9. UNMEER Guinea reports that community reticence in many areas remains the main obstacle to contact tracing. Reticence is often due to communities being disappointed with the EVD response, for instance because of lacking ambulance services or support to the families (often due to logistic and funding shortcomings). In addition, national contact tracing staff is often not paid or paid very little which creates a lack of incentive.
14. The first inter-agency airlift, supported by the Logistics Emergency Team and facilitated by the Logistics Cluster, from Germany’s Cologne Bonn airport to Monrovia is set to depart tomorrow. The flight will transport over 560m3 of cargo (including two vehicles) on behalf of eight organisations.

24 November 2014 | UNMEER External Situation Report
Key Political and Economic Developments
4. On the occasion of the opening of the Kakata ETU, local counterparts emphasized to UNMEER that the EVD response has entered into the second phase, which they described as “hunting the virus”. The officials also mentioned the need to expedite the payment for EVD health workers, as key government personnel are taking jobs with NGOs. Case denial at the family level for fear of quarantine and stigma reportedly also remains present in several communities.
Outreach and Education
16. Following the death in Bamako of an imam from Guinea, UNDP and UNICEF have helped organize a gathering of 35 muslim leaders and local officials in Kankan, Eastern Guinea, where they were trained on how to protect themselves and vowed to encourage people to join the fight against EVD.
17. The NGO International SOS has released a mobile app designed to help share its medical and travel information on EVD. The free app is available on iOS and Android devices. It provides online, instant access to key sections from International SOS’ dedicated EVD website, including maps of the affected areas and the latest updates on the outbreak.
Essential Services
18. EVD has crippled the provision of treatment and care to people living with HIV/AIDS in Liberia, according to health workers and patients. There are an estimated 30,000 people living with HIV in Liberia, according to UNAIDS. Before the EVD outbreak, more than 70 per cent of them had access treatment via 144 HIV/AIDS care centers across the country. But now, due to a shortage of health workers and fear about EVD transmission, more than 60 per cent of these facilities have closed. The National AIDS Control Program (NACP) is now going door to door in Montserrado county to deliver antiretroviral drugs each week or else refer people to mobile treatment centers to fill prescriptions.

UNDP: Ebola Virus Disease (EVD) Outbreak and Price Dynamics in Guinea, Liberia and Sierra Leone
Ebola, through its impact on prices, is reducing people’s purchasing power and is increasing their vulnerability
UNDP Africa Policy Note, Vol. 1, No. 4, 9 November 2014 12 pages
…Stemming the tide of EVD on future prices is doable. Some of the strategic interventions to achieve this include:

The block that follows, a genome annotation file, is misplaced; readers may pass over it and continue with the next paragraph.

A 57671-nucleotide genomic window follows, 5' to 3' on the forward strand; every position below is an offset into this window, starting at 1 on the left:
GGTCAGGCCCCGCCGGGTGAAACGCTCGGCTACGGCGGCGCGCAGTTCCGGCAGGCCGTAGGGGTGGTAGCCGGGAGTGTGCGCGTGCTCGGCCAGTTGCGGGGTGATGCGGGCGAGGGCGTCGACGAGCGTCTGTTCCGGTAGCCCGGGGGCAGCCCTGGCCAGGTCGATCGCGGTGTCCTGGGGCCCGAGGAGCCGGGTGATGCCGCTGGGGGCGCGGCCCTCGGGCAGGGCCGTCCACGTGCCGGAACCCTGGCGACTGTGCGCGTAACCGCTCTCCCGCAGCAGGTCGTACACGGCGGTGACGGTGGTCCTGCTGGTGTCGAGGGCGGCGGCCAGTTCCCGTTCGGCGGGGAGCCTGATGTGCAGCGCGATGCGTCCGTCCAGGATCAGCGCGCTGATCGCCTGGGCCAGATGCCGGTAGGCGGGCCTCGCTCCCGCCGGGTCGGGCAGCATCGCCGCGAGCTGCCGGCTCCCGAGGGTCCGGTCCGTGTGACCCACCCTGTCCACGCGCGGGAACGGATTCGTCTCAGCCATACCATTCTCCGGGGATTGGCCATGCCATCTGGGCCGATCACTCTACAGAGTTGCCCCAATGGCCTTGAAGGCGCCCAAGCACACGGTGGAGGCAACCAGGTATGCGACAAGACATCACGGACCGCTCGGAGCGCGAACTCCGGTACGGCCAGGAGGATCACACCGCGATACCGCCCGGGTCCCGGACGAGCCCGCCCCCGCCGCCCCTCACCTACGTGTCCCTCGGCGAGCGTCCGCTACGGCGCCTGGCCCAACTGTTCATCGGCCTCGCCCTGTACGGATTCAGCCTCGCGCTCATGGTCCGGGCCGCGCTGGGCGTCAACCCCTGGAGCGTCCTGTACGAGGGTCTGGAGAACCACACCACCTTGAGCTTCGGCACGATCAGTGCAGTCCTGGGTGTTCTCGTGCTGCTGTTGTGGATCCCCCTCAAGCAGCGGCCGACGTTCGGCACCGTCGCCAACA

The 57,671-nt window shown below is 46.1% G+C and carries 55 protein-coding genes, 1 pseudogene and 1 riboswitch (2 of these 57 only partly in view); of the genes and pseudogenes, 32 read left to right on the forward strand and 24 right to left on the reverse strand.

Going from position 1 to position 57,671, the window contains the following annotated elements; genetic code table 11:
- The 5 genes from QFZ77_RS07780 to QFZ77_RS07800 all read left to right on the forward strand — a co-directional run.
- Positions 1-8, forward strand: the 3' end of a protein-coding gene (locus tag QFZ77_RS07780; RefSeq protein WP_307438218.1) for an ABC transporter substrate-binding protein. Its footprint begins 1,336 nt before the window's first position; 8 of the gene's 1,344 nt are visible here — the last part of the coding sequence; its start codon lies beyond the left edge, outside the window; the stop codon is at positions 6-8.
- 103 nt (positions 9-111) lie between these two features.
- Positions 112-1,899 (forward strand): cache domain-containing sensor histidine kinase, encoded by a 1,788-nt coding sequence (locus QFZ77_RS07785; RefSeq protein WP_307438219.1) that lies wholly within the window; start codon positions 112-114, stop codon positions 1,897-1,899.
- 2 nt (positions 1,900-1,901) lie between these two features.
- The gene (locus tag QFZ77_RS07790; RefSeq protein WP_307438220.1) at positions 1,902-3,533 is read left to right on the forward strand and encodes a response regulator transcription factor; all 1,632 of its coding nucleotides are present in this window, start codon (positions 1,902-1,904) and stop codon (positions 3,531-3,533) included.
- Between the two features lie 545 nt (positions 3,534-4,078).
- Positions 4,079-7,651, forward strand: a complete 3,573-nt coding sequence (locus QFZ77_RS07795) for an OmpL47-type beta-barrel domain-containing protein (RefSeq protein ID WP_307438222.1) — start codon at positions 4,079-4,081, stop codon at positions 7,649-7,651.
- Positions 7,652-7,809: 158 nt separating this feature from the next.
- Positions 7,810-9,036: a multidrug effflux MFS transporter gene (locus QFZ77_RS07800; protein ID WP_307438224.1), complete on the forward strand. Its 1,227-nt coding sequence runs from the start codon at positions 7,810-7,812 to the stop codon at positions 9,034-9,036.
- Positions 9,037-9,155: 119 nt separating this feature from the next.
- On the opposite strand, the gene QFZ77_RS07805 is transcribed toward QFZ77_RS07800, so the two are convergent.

:: In Guinea, Liberia and Sierra Leone, price shocks increase the vulnerability of the poor and
the marginalized communities, especially rural areas experiencing the outbreak. This calls for
a well-targeted social protection for people and communities heavily affected by price hikes.
:: The closure of borders reduces the supply of imported commodities that could compensate
for the shortfall in domestic production. Countries should desist from closing their borders to
avert the inflationary impact of such actions on the epicentre countries.
:: The Governments of these three countries should strategically support local farmers to
prepare for the next planting season to avoid food shortages in 2015 and beyond. This
includes the provision of improved seedlings, fertilizers and finances. It is also important to
address all impediments that make locally produced rice more expensive than imported rice.
:: The ministries of finance and central banks of these countries should effectively coordinate
fiscal and monetary policies to ensure that exchange rates and domestic borrowing do not
distort the price system.
:: Given that EVD affected the planting seasons of these countries, the international
community should scale up support for the provision of food and related items to cushion the
effect of food shortages and the associated price hikes.

World Bank [to 29 November 2014]
World Bank Group to support Cote d’Ivoire’s Health Systems Strengthening and Ebola Preparedness
WASHINGTON, November 25, 2014- The World Bank Group’s Board of Executive Directors today approved a $US70 million International Development Association (IDA)* credit to help Cote d’Ivoire improve deployment and quality of health services in selected regions, with a focus on maternal, newborn and child health and nutrition services.Today’s financing will support the Health Systems Strengthening and Ebola Preparedness project and part of the funds ($10.0 million) is aimed at promoting Cote d’Ivoire’s pro-active measures to prevent the spread of Ebola.Recent political and social crises have taken a heavy toll on the country’s health system. During 2002-2010, most of the health centers were closed in the central and northern part of the country (over 52% of health centers nationally), and only Non-Governmental Organization (NGO) facilities remained open…